Thursday, September 22, 2016

TV REVIEW: CBS' 'MacGyver'

CBS will premiere its new original drama series MacGyver on Friday, September 23 at 8/7c. The drama stars Lucas Till, George Eads, Tristin Mays, Justin Hires and Sandrine Holt.

Read on for my thoughts on the remake of the hit TV show after screening its premiere episode.



CBS' remake of the classic TV show MacGyver is a classic example of a network trying to will a show into existence. Seriously, the story of how this show came to be airing tomorrow night is incredible. It almost defies any kind of rational explanation beyond this being something that CBS really wanted to do. It all started last year when CBS put the remake in development with R. Scott Gemmill writing. In February, a pilot was ordered but the original script was scrapped in favor of one to be written by Paul Downs Colaizzo. A pilot was cast and filmed. In May, CBS gave the show a series order and a prime fall debut date. And yet, the pilot was being scrapped, the entire cast was let go except for Lucas Till and George Eads and a third writer, Peter Lenkov, came onboard for the new pilot. That was shot this summer with new supporting characters being cast. Additionally, feature film director James Wan (The Conjuring) was in, then out, then back in as director for the pilot. That's the episode being aired tomorrow night. Sounds completely crazy, right? And yet, it's a true story. This is something CBS wants. But there's no indication that the final product is something worth becoming a major success.

MacGyver was a hit show back in the late 1980s because of how unique it was. It focused on one man being able to escape impossible situations and stop global crises simply by using the everyday items he finds lying around. It was an action show that suggested anyone could be a hero if they know how to use the world around them. It was unique and stood out on the schedule. In the years since then though, there have been many action heroes with impressive improvisational skills over the years. The action genre has exploded and is more popular now than ever before. It dominates the box office for movies and provides some truly captivating television as well. So what makes it so important that MacGyver be brought back in 2016? It returns much more as an hourlong action comedy. The stakes are just as real and tense as they've always been. But now, every character needs to deliver a dry line as well to lighten the mood and boost morale.

Lucas Till's MacGyver finds himself surrounded by a team including Jack Dalton (George Eads), a former military guy who provides tactical support; Riley Davis (Tristin Mays), a hacker who wants to do good; Wilt Bozer (Justin Hires), Mac's roommate who provides his cover identity; and Patricia Thornton (Sandrine Holt), Mac's boss at his secret government organization. Till is a capable leading man. He has the square jaw and good looks to be the swoon-worthy star of an action show. And yet, there's just no texture to the characters. They all feel the same kind of bland. No one really pops on the screen. Despite his impressive film credits, Wan doesn't especially make this pilot look memorable or particularly well-directed. In fact, there are some pretty ridiculous special effects work that can really take the audience out of the action. The action drives the story forward. There's more action than ever before. But none of it seems to pop in the way that makes this an ensemble any audience will want to spend more time with in the future.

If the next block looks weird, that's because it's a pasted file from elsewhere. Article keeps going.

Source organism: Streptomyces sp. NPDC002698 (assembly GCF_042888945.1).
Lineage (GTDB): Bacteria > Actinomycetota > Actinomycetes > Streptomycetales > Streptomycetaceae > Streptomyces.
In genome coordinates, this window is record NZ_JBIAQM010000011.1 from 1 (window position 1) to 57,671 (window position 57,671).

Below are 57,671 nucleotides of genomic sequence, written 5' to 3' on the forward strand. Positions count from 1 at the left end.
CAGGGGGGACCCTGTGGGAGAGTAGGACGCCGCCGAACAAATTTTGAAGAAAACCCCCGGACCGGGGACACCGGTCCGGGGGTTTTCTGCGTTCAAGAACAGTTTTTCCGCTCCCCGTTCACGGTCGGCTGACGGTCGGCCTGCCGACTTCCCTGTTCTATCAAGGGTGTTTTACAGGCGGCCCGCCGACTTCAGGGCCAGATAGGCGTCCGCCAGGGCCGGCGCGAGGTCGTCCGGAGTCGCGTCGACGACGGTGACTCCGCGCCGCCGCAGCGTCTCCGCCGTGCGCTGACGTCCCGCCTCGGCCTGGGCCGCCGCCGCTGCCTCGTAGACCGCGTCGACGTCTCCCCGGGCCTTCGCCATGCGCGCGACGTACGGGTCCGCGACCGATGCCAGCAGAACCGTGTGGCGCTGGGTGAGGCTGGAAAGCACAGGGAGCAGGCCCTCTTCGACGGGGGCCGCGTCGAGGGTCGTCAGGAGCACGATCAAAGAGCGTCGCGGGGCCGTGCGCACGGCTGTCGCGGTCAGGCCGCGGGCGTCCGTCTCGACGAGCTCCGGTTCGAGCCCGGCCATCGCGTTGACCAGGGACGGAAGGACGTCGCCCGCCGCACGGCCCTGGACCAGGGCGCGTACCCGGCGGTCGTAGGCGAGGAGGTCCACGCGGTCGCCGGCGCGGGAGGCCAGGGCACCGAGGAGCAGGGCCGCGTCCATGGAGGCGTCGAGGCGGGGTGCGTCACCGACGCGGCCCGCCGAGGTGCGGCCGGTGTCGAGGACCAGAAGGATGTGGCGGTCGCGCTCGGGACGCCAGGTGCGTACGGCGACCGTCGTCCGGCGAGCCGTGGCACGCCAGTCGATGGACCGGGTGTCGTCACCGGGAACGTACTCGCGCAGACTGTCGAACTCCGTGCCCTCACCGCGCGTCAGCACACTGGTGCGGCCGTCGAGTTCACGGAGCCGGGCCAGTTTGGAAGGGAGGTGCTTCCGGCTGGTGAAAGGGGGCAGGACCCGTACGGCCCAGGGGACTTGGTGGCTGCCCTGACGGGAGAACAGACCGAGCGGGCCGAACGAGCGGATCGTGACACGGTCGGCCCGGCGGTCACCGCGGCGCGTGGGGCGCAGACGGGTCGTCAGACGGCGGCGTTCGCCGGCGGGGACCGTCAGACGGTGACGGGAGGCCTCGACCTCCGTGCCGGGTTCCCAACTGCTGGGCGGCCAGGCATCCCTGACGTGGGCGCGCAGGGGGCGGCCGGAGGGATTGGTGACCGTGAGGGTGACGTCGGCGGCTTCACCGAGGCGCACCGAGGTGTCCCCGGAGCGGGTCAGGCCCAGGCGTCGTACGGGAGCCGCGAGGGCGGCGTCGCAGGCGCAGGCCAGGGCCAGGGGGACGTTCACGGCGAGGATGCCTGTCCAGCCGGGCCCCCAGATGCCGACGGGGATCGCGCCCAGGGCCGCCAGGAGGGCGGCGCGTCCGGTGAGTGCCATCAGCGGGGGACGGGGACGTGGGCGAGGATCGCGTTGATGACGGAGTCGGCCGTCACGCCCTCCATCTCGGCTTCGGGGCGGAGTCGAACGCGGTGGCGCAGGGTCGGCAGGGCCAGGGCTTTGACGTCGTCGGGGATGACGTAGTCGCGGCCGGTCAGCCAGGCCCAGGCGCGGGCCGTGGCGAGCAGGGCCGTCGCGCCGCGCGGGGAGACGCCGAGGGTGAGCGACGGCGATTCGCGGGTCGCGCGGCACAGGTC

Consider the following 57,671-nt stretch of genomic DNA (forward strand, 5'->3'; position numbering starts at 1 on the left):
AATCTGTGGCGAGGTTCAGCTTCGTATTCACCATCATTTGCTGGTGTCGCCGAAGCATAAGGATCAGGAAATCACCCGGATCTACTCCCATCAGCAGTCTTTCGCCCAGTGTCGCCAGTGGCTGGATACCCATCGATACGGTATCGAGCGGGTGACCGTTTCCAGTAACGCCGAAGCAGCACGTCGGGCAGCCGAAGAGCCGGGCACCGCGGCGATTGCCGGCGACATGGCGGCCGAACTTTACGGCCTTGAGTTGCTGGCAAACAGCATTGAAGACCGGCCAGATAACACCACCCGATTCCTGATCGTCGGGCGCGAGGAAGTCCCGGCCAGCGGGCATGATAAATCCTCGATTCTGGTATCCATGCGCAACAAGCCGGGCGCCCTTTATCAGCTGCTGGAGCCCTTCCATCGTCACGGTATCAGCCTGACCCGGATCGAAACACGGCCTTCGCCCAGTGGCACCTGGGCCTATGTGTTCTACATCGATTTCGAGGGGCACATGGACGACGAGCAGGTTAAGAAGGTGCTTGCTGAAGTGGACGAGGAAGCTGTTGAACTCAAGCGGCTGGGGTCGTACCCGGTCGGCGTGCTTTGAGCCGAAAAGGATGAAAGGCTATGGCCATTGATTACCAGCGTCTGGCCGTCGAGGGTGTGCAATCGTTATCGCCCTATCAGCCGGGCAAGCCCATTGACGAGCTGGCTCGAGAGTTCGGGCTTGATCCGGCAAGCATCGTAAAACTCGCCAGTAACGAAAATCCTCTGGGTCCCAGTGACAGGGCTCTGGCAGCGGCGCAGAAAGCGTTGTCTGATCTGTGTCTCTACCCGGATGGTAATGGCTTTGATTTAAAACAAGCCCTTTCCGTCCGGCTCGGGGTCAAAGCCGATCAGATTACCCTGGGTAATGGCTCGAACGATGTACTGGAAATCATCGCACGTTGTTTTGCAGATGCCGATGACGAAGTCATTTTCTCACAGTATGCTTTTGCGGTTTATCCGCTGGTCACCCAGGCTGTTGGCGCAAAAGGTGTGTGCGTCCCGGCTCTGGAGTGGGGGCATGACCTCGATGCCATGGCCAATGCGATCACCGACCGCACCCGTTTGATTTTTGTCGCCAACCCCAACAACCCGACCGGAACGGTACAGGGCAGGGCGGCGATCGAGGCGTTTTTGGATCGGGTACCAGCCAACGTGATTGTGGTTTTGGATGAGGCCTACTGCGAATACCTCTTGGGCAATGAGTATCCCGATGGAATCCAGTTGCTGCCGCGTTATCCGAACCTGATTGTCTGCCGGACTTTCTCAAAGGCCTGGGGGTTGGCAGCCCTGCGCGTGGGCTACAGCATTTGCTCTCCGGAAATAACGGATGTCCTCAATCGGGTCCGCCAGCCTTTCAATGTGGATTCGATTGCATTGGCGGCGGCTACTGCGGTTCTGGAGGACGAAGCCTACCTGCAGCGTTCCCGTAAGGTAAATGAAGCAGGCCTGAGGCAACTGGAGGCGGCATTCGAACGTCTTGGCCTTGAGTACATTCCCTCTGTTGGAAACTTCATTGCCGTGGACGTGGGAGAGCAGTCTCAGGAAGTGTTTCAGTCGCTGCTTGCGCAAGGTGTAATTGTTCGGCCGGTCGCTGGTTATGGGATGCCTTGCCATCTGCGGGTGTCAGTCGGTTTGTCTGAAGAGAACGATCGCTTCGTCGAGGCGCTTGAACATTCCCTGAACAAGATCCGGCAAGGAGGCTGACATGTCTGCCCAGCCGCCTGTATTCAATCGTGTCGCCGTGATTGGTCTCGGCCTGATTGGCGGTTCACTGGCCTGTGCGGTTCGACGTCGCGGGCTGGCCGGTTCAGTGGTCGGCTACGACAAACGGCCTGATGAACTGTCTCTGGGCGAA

Moreover, MacGyver's whole schtick is being able to use bubble gum, paper clips and a pocket knife to escape any situation. The uses he finds for these materials do help advance the plot forward. But nothing really stands out as that inspired or smart. Mac doesn't do anything that will especially make the audience question if that is legitimately possible or not. The creative team may have fears about pushing the believability of this premise. They want things to skew towards real-life practices. And yet, that doesn't make anything particularly exciting to watch. It's just the basic function for the show. It's what MacGyver is known for. He doesn't use guns even when one is dropped into a tense situation. But the actual solutions to his problems don't seem all that inventive or surprising.

And lastly, the show just has a major villain problem in this first episode. It's setting up the global stakes of this world. The missions Mac and his team go on have life-or-death consequences. It's hard for those stakes to feel genuine though because the team continually makes jokes about their current situations. The show wants to be fun and light-hearted. It essentially wants to be everything. But that just doesn't work at all. When the villain's sole motivation is summed up in the line: "Sometimes a purge is necessary to fix what's broken," you know the script has some major problems. And yet, MacGyver could be a hit for CBS especially as a part of the Friday night lineup. But it doesn't come close to the appeal of the new Hawaii Five-0 series. And frankly, it just made me miss Limitless even more. Now, that was a show that actually knew what it was and was smart and fun in the process.